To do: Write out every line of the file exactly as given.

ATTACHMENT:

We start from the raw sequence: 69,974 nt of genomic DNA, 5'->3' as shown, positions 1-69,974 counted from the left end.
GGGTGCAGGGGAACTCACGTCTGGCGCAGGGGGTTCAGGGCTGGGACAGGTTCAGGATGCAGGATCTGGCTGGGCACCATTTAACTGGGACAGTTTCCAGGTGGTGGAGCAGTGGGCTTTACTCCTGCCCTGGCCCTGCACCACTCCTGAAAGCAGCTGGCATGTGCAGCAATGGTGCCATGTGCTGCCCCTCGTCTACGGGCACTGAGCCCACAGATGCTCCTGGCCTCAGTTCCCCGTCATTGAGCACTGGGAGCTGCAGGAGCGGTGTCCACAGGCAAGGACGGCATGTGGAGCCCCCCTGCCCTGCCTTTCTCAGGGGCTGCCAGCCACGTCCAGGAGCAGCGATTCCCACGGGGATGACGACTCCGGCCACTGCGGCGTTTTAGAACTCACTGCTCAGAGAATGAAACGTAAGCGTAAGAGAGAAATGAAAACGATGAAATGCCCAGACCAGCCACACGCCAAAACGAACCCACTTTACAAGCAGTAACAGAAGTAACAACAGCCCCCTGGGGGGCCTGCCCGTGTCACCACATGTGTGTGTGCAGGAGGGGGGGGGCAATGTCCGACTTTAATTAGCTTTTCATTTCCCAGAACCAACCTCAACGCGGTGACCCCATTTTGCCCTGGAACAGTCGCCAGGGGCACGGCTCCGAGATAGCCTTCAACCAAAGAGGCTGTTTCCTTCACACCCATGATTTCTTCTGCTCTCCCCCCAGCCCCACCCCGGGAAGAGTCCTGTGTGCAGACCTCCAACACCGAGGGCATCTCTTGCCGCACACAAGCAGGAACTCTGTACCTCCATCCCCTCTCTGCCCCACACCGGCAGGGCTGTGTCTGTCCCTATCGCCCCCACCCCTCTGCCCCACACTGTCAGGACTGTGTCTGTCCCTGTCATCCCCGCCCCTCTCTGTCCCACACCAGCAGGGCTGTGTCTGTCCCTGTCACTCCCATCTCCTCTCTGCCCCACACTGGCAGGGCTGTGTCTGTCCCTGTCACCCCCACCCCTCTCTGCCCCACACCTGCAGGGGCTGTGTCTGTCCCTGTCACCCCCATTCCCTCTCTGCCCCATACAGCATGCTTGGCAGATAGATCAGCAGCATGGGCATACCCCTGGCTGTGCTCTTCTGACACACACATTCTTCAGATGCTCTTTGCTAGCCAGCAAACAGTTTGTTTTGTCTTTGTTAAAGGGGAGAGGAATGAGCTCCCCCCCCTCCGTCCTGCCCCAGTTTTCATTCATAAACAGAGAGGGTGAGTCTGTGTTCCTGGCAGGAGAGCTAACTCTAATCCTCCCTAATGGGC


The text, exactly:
We start from the raw sequence: 69,974 nt of genomic DNA, 5'->3' as shown, positions 1-69,974 counted from the left end.
GGGTGCAGGGGAACTCACGTCTGGCGCAGGGGGTTCAGGGCTGGGACAGGTTCAGGATGCAGGATCTGGCTGGGCACCATTTAACTGGGACAGTTTCCAGGTGGTGGAGCAGTGGGCTTTACTCCTGCCCTGGCCCTGCACCACTCCTGAAAGCAGCTGGCATGTGCAGCAATGGTGCCATGTGCTGCCCCTCGTCTACGGGCACTGAGCCCACAGATGCTCCTGGCCTCAGTTCCCCGTCATTGAGCACTGGGAGCTGCAGGAGCGGTGTCCACAGGCAAGGACGGCATGTGGAGCCCCCCTGCCCTGCCTTTCTCAGGGGCTGCCAGCCACGTCCAGGAGCAGCGATTCCCACGGGGATGACGACTCCGGCCACTGCGGCGTTTTAGAACTCACTGCTCAGAGAATGAAACGTAAGCGTAAGAGAGAAATGAAAACGATGAAATGCCCAGACCAGCCACACGCCAAAACGAACCCACTTTACAAGCAGTAACAGAAGTAACAACAGCCCCCTGGGGGGCCTGCCCGTGTCACCACATGTGTGTGTGCAGGAGGGGGGGGGCAATGTCCGACTTTAATTAGCTTTTCATTTCCCAGAACCAACCTCAACGCGGTGACCCCATTTTGCCCTGGAACAGTCGCCAGGGGCACGGCTCCGAGATAGCCTTCAACCAAAGAGGCTGTTTCCTTCACACCCATGATTTCTTCTGCTCTCCCCCCAGCCCCACCCCGGGAAGAGTCCTGTGTGCAGACCTCCAACACCGAGGGCATCTCTTGCCGCACACAAGCAGGAACTCTGTACCTCCATCCCCTCTCTGCCCCACACCGGCAGGGCTGTGTCTGTCCCTATCGCCCCCACCCCTCTGCCCCACACTGTCAGGACTGTGTCTGTCCCTGTCATCCCCGCCCCTCTCTGTCCCACACCAGCAGGGCTGTGTCTGTCCCTGTCACTCCCATCTCCTCTCTGCCCCACACTGGCAGGGCTGTGTCTGTCCCTGTCACCCCCACCCCTCTCTGCCCCACACCTGCAGGGGCTGTGTCTGTCCCTGTCACCCCCATTCCCTCTCTGCCCCATACAGCATGCTTGGCAGATAGATCAGCAGCATGGGCATACCCCTGGCTGTGCTCTTCTGACACACACATTCTTCAGATGCTCTTTGCTAGCCAGCAAACAGTTTGTTTTGTCTTTGTTAAAGGGGAGAGGAATGAGCTCCCCCCCCTCCGTCCTGCCCCAGTTTTCATTCATAAACAGAGAGGGTGAGTCTGTGTTCCTGGCAGGAGAGCTAACTCTAATCCTCCCTAATGGGC